Anthony Dermody, a former employee of Network Rail was today sentenced to three months in prison after he was found guilty of contempt of court. Dermody exaggerated the extent of an injury he sustained at work and attempted to claim over £300,000 from his employer.
QBE and its policyholder, Network Rail made several attempts to settle the original claim, presenting Dermody with an offer for the genuine injury he sustained to his thumb whilst at work in 2011. Dermody failed to settle and instead instructed lawyers to claim over £300,000 on the basis that his life had been badly affected by his injury and he was no longer able to work. The High Court heard that he was "very seriously disabled" and he could not do any of the activities he enjoyed before the accident. His mother, Anne Marie Dermody, provided a full witness statement in support of her son’s claim.
Unconvinced by his claim, QBE and Network Rail instructed BLM to undertake further investigations which showed that Dermody was scheduled to play at various locations in a tribute band. Surveillance footage showed Dermody playing guitar in tribute band Guns ‘or’ Roses and touring with the band around the UK and Europe in the months and years following his accident at work. He discontinued his claim when faced with the evidence.
In August this year Mr Justice Edis granted permission for BLM to press ahead with contempt proceedings on behalf of Network Rail and QBE, against both Dermody and his mother. Today’s hearing took place at Manchester High Court.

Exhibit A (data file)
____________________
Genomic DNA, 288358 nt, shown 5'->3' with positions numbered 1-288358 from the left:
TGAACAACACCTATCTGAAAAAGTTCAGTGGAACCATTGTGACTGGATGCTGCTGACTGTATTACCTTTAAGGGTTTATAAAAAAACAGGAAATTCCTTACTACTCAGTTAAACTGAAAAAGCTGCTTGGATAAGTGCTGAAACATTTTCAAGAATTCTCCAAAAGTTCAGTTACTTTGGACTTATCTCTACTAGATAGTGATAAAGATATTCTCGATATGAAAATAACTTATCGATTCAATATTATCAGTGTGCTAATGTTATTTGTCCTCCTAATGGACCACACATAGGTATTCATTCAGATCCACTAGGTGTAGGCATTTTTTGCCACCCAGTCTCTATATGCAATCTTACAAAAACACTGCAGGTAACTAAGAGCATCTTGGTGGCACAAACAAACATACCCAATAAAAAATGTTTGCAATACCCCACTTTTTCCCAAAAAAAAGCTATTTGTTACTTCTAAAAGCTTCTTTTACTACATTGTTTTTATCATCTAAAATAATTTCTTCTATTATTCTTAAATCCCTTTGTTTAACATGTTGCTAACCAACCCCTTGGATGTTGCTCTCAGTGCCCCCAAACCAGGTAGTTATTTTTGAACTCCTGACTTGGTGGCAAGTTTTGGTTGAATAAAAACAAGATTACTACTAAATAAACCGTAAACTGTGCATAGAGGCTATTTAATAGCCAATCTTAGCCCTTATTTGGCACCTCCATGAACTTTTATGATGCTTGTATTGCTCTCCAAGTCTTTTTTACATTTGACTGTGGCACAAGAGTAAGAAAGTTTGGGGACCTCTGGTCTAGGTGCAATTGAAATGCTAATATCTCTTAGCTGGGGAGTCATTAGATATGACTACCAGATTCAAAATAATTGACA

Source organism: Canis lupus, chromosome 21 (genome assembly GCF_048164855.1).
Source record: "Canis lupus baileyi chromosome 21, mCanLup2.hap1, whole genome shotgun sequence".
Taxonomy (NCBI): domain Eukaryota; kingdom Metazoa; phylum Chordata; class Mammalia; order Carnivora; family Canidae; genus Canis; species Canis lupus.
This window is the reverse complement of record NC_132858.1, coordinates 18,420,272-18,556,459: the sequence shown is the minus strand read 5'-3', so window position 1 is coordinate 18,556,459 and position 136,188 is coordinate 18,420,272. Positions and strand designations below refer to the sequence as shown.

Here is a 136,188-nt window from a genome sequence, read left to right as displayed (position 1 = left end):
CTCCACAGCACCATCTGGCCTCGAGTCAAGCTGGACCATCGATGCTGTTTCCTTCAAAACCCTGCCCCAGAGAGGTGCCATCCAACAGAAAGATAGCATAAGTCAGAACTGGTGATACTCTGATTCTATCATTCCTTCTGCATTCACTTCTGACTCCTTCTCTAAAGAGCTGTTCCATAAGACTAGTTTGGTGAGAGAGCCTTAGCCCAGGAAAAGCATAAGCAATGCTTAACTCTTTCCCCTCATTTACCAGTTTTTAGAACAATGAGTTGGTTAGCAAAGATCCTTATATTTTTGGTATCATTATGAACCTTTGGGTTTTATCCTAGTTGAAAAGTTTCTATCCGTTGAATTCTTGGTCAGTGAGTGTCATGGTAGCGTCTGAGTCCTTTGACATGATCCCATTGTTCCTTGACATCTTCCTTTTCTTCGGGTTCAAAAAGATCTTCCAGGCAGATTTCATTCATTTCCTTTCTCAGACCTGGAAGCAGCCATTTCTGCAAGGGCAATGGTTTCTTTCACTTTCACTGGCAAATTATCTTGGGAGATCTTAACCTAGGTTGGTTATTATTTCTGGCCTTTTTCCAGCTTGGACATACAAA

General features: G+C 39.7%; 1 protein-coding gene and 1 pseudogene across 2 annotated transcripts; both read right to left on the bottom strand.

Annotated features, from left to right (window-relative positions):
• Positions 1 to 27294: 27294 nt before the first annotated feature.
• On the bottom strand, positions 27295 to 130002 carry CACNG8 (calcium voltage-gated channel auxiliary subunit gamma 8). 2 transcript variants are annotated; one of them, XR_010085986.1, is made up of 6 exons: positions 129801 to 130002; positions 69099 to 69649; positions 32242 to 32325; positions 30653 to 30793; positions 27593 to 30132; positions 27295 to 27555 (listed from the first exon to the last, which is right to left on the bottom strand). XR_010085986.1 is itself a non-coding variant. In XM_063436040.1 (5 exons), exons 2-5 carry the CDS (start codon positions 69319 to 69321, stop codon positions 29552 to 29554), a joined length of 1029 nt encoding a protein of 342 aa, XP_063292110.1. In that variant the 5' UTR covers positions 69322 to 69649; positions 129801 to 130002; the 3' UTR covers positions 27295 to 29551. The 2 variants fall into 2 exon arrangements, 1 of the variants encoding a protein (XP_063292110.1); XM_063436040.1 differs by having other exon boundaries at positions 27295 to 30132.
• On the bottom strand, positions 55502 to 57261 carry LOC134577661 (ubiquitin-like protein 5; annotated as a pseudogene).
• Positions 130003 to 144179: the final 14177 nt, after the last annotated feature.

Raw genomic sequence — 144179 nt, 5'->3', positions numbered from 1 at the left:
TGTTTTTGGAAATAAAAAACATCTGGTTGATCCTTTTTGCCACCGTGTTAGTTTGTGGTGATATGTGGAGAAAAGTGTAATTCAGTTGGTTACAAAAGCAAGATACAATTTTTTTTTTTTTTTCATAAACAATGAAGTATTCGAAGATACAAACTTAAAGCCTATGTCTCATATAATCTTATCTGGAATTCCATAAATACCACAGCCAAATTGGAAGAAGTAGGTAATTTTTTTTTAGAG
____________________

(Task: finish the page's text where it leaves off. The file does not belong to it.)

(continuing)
In court today His Honour Judge Main QC made it clear that Dermody's actions were more serious than any anti-social behaviour. He referred to the case of South Wales Fire and Rescue Service v Smith and the finding of Moses LJ: "...however easy it is to make false claims, either in relation to liability or in relation to compensation, if found out the consequences for those tempted to do so will be disastrous." He acknowledged that the result of this type of behaviour forces genuine claimants to jump through hurdles to satisfy their claims and concluded by saying "the problem is you have succumbed to the temptation of over-egging the pudding."
Clare Garnett, partner at BLM was instructed by QBE for Network Rail. She said: “Today’s decision sends an important message. Dermody was a member of a heavy metal band, regularly playing bass, even after sustaining his thumb injury, which he claimed to have affected his life considerably. This was clearly an obvious attempt to exaggerate the impact of his injury in order to secure more damages from his employer. It would simply not have been right for Dermody to have escaped punishment for his actions. The court has made the right decision today.”
Mike East, Claims Director at QBE, commented: “This is a great result for what has been a tireless pursuit of justice that has lasted a number of years. We want to pay legitimate claims as quickly as possible so that all those affected by accident or injury can move on with their lives. Criminals like Antony Dermody seriously hamper this process, taking focus away from genuine claimants and ultimately costing us all more in our insurance premiums each year.”